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Titus 1:9

Holding fast the faithful word as he has been taught, that he may be able by sound doctrine both to exhort and to refute the opposition.
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Augustine of Hippo

AD 430
If anyone says, however, that if teachers are made learned by the Holy Spirit then they do not need to be taught by educators what they should say or how they should say it, he should also say that we should not pray because the Lord says, “for your Father knows what is needful for you, before you ask him.” With such a false premise one might argue that the apostle Paul should not have taught Timothy and Titus what or how they should teach others. One upon whom is imposed the personage of a teacher in the church should have these three apostolic epistles before his eyes. Do we not read in the first epistle to Timothy … and in the second epistle is it not said … again, does he not say to Titus that a bishop should persevere in “that faithful word which is according to doctrine, that he may be able to exhort in sound doctrine and to convince the gainsayers”? On Christian Doctrine. ...

Jerome

AD 420
To Titus he gives commandment that among a bishop’s other virtues [which he briefly describes] he should be careful to seek a knowledge of the Scriptures. A bishop, he says, must hold fast “the faithful word as he has been taught that he may be able by sound doctrine both to exhort and to convince the gainsayers.” In fact, want of education in a clergyman prevents him from doing good to any one but himself. Even if the virtue of his life may build up Christ’s church, he does it an injury as great by failing to resist those who are trying to pull it down. ...

John Chrysostom

AD 407
You see what intensity of virtue he required. Not given to filthy lucre, that is, showing great contempt for money. A lover of hospitality, a lover of good men, sober, just, holy; he means, giving away all his substance to them that need. Temperate; he speaks not here of one who fasts, but of one who commands his passions, his tongue, his hands, his eyes. For this is temperance, to be drawn aside by no passion. Holding fast the faithful word as he has been taught. By faithful is here meant true, or that which was delivered through faith, not requiring reasonings, or questionings. Holding fast, that is, having care of it, making it his business. What then, if he be ignorant of the learning that is without? For this cause, he says, the faithful word, according to teaching. That he may be able both to exhort, and to convince the gainsayers. So that there is need not of pomp of words, but of strong minds, of skill in the Scriptures and of powerful thoughts. Do you not see that Pa...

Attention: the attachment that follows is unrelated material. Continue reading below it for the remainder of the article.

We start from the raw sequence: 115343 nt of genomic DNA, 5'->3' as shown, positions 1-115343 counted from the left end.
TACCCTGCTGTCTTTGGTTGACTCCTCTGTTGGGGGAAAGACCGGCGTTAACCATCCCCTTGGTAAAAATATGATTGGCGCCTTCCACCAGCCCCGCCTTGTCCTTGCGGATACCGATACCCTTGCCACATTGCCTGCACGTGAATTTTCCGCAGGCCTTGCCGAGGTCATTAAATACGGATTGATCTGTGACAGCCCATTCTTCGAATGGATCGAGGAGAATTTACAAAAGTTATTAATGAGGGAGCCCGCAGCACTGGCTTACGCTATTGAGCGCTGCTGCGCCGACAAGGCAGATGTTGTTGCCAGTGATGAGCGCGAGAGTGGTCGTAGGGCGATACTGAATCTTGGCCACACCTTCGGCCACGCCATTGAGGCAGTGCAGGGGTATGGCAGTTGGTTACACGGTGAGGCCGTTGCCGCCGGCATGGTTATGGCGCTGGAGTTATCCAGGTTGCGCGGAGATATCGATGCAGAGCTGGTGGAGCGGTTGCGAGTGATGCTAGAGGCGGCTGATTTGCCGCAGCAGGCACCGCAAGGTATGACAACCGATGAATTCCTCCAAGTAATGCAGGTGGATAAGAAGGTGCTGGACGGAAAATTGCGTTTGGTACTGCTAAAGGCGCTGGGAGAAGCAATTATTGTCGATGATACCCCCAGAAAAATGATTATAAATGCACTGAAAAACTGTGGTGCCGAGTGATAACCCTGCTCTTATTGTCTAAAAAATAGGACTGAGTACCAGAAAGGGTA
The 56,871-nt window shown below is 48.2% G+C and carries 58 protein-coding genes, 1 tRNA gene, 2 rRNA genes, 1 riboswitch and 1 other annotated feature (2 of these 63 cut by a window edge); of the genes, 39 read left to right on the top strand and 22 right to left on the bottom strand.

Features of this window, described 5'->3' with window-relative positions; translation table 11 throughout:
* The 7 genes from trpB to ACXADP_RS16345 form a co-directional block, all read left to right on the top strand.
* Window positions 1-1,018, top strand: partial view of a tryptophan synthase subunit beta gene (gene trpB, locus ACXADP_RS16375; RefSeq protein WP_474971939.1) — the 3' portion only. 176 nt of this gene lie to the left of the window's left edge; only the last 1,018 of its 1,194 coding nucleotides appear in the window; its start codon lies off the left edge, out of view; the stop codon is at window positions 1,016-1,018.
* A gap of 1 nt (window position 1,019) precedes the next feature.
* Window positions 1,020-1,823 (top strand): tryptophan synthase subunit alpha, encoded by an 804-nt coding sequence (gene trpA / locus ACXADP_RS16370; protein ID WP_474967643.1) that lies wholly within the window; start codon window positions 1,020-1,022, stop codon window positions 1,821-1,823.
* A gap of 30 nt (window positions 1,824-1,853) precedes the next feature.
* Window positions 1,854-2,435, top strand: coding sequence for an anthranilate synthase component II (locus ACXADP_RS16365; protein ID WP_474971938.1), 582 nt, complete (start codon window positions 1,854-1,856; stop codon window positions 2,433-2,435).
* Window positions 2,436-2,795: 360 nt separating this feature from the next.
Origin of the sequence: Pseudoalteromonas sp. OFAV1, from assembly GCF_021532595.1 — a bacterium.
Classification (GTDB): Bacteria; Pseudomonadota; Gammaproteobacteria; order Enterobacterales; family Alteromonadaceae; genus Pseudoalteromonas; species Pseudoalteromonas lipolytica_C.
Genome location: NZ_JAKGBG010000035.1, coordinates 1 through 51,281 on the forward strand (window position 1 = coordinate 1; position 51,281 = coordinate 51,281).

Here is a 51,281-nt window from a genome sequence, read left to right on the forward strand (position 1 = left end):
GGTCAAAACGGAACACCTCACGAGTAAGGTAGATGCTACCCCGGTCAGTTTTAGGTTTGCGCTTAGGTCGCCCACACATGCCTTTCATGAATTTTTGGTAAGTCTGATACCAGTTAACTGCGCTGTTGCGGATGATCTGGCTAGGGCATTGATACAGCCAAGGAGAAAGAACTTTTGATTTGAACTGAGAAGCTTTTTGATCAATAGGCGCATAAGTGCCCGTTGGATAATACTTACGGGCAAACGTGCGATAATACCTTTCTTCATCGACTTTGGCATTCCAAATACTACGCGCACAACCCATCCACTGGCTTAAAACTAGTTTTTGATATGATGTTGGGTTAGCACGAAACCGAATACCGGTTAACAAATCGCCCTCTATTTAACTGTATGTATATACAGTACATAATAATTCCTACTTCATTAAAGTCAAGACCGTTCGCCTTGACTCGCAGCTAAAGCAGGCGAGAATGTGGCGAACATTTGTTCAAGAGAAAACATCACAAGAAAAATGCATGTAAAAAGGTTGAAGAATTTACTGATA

John Chrysostom

AD 407
“For the bishop,” he says, “must hold to the faithful word which is according to the teaching, that he may be able to convict even the gainsayers.” How, then, if he is inexperienced at speaking, as they say, will he be able to convict the objectors and to stop their mouths? If it is permissible to welcome such inexperience in the episcopacy, then why should any church leader bother to read books and study the Scriptures? This is all just a pretense and excuse and a pretext for carelessness and indolence. ...

John Chrysostom

AD 407
There is need not of pomp of words but of strong minds, of skill in the Scriptures and of powerful thoughts. Do you not see that Paul put to flight the whole world, that he was more powerful than Plato and all the rest?.

Knowing this first, that no prophecy of the scripture is of any private interpretation. - 2 Peter 1:20

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